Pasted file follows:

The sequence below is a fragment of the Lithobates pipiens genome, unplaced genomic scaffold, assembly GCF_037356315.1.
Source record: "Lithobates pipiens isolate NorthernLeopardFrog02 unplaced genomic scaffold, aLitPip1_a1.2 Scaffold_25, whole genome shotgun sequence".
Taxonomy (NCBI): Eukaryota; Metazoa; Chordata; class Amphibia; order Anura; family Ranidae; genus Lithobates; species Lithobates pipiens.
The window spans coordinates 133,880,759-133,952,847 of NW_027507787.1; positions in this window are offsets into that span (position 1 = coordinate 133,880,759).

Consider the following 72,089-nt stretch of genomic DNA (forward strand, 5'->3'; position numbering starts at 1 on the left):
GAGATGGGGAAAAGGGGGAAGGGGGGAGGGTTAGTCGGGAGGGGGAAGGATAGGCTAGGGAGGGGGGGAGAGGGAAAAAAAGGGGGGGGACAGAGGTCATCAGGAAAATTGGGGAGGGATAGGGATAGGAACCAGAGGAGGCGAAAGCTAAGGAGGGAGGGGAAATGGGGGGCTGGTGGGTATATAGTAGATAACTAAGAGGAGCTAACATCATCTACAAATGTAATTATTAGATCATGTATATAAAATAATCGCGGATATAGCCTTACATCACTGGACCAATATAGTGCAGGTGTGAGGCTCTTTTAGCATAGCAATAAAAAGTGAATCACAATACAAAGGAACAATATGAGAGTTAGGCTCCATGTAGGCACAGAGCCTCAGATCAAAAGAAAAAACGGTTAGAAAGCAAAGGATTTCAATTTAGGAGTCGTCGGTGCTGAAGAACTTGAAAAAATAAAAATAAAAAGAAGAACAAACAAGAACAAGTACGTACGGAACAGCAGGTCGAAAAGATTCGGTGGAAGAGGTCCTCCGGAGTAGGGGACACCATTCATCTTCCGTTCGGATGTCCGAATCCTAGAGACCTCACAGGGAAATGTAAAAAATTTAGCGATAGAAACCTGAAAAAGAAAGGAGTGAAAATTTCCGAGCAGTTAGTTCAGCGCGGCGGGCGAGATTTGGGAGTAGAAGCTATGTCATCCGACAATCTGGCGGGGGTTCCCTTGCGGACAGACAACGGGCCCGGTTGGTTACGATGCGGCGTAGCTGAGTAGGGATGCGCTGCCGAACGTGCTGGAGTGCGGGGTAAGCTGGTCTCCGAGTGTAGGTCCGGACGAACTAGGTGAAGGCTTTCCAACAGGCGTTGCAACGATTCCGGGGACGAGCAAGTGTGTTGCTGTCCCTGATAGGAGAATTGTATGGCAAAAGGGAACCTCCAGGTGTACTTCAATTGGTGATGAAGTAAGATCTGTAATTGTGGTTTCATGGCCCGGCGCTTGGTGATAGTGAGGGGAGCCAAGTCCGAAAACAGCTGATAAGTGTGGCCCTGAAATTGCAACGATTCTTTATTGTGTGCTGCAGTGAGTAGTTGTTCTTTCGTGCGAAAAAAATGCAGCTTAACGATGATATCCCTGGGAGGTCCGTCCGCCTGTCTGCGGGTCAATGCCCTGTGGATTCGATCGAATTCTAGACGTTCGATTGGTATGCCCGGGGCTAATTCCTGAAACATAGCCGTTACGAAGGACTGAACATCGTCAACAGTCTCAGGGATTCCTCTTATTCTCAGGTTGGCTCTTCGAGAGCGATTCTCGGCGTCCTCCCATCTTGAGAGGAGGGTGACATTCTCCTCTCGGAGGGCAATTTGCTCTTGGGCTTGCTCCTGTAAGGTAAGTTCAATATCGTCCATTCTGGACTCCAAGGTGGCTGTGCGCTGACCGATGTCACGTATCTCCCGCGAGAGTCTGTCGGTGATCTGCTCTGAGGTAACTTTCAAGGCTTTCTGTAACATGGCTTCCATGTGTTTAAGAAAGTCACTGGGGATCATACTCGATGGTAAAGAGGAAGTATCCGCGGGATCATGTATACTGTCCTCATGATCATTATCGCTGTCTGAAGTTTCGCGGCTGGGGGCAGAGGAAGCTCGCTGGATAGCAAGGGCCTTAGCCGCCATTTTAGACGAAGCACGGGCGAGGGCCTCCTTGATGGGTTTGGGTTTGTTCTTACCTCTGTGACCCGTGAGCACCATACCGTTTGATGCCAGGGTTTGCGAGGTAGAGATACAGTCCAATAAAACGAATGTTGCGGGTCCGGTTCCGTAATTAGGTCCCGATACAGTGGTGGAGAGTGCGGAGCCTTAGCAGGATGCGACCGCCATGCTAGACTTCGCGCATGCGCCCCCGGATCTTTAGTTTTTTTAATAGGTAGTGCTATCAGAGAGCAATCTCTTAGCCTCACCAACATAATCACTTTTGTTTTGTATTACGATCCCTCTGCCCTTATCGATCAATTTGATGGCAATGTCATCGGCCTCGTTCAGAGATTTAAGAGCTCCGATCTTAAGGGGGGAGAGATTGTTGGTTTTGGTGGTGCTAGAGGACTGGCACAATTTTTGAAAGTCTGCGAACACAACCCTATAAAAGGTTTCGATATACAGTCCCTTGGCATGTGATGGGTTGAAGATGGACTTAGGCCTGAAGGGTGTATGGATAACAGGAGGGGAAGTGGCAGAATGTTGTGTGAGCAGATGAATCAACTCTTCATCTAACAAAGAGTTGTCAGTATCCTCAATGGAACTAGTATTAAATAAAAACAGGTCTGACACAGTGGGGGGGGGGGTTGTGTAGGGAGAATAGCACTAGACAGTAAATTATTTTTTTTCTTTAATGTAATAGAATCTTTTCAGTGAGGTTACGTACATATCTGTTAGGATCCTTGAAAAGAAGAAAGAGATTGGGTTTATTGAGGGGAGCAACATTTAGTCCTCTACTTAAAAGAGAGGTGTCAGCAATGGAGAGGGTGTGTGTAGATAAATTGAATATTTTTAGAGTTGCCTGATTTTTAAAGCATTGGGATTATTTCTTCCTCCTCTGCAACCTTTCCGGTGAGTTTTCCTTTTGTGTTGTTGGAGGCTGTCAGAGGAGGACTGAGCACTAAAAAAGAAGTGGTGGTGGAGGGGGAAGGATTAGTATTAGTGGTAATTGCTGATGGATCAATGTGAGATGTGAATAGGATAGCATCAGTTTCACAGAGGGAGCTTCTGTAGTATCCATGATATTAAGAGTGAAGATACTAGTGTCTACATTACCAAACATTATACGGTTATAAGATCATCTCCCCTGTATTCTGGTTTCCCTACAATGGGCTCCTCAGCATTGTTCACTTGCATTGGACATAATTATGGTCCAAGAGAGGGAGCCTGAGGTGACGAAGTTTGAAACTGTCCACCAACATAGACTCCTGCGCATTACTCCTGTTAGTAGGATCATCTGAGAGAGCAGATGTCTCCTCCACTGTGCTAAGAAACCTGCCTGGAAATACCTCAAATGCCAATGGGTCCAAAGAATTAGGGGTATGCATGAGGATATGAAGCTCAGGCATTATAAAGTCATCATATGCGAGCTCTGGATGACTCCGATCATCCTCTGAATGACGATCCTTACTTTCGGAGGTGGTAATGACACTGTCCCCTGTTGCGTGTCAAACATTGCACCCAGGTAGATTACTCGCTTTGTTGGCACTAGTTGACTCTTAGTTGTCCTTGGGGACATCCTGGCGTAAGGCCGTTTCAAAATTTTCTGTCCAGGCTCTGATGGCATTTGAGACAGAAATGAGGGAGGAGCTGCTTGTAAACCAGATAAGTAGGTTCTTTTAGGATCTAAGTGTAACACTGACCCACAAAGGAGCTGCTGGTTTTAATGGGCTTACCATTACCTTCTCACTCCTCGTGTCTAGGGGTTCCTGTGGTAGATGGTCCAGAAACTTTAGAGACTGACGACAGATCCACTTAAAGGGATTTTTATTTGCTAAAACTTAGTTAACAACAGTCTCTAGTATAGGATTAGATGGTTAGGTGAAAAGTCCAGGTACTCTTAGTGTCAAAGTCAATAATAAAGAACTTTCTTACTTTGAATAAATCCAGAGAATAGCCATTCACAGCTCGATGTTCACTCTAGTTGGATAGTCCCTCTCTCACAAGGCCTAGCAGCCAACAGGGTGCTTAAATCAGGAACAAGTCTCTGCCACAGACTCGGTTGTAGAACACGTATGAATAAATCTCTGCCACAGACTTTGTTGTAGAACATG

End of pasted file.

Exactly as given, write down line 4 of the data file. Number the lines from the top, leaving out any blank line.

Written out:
The window spans coordinates 133,880,759-133,952,847 of NW_027507787.1; positions in this window are offsets into that span (position 1 = coordinate 133,880,759).